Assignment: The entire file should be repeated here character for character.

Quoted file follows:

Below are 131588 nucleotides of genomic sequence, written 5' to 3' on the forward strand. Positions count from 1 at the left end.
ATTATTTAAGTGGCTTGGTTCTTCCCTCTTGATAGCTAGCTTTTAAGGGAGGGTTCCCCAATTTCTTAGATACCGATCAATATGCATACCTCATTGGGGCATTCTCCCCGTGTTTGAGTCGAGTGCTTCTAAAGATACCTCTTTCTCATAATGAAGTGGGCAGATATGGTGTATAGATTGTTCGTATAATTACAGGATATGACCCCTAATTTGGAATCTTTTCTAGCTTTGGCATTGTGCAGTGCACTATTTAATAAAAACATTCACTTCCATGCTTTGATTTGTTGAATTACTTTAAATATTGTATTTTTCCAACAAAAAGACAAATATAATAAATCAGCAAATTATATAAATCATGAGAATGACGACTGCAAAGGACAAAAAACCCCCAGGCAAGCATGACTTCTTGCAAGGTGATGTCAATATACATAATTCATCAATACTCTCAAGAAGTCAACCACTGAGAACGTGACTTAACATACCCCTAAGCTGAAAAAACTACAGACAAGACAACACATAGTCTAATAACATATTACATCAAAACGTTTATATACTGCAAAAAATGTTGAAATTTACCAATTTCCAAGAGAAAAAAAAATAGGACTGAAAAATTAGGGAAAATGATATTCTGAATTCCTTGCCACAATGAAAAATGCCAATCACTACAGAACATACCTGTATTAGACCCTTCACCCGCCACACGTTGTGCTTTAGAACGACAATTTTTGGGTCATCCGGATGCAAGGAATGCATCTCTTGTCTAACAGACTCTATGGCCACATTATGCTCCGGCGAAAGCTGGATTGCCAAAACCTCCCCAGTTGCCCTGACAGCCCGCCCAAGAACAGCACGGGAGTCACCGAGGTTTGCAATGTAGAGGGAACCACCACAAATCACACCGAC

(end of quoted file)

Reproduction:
Below are 131588 nucleotides of genomic sequence, written 5' to 3' on the forward strand. Positions count from 1 at the left end.
ATTATTTAAGTGGCTTGGTTCTTCCCTCTTGATAGCTAGCTTTTAAGGGAGGGTTCCCCAATTTCTTAGATACCGATCAATATGCATACCTCATTGGGGCATTCTCCCCGTGTTTGAGTCGAGTGCTTCTAAAGATACCTCTTTCTCATAATGAAGTGGGCAGATATGGTGTATAGATTGTTCGTATAATTACAGGATATGACCCCTAATTTGGAATCTTTTCTAGCTTTGGCATTGTGCAGTGCACTATTTAATAAAAACATTCACTTCCATGCTTTGATTTGTTGAATTACTTTAAATATTGTATTTTTCCAACAAAAAGACAAATATAATAAATCAGCAAATTATATAAATCATGAGAATGACGACTGCAAAGGACAAAAAACCCCCAGGCAAGCATGACTTCTTGCAAGGTGATGTCAATATACATAATTCATCAATACTCTCAAGAAGTCAACCACTGAGAACGTGACTTAACATACCCCTAAGCTGAAAAAACTACAGACAAGACAACACATAGTCTAATAACATATTACATCAAAACGTTTATATACTGCAAAAAATGTTGAAATTTACCAATTTCCAAGAGAAAAAAAAATAGGACTGAAAAATTAGGGAAAATGATATTCTGAATTCCTTGCCACAATGAAAAATGCCAATCACTACAGAACATACCTGTATTAGACCCTTCACCCGCCACACGTTGTGCTTTAGAACGACAATTTTTGGGTCATCCGGATGCAAGGAATGCATCTCTTGTCTAACAGACTCTATGGCCACATTATGCTCCGGCGAAAGCTGGATTGCCAAAACCTCCCCAGTTGCCCTGACAGCCCGCCCAAGAACAGCACGGGAGTCACCGAGGTTTGCAATGTAGAGGGAACCACCACAAATCACACCGAC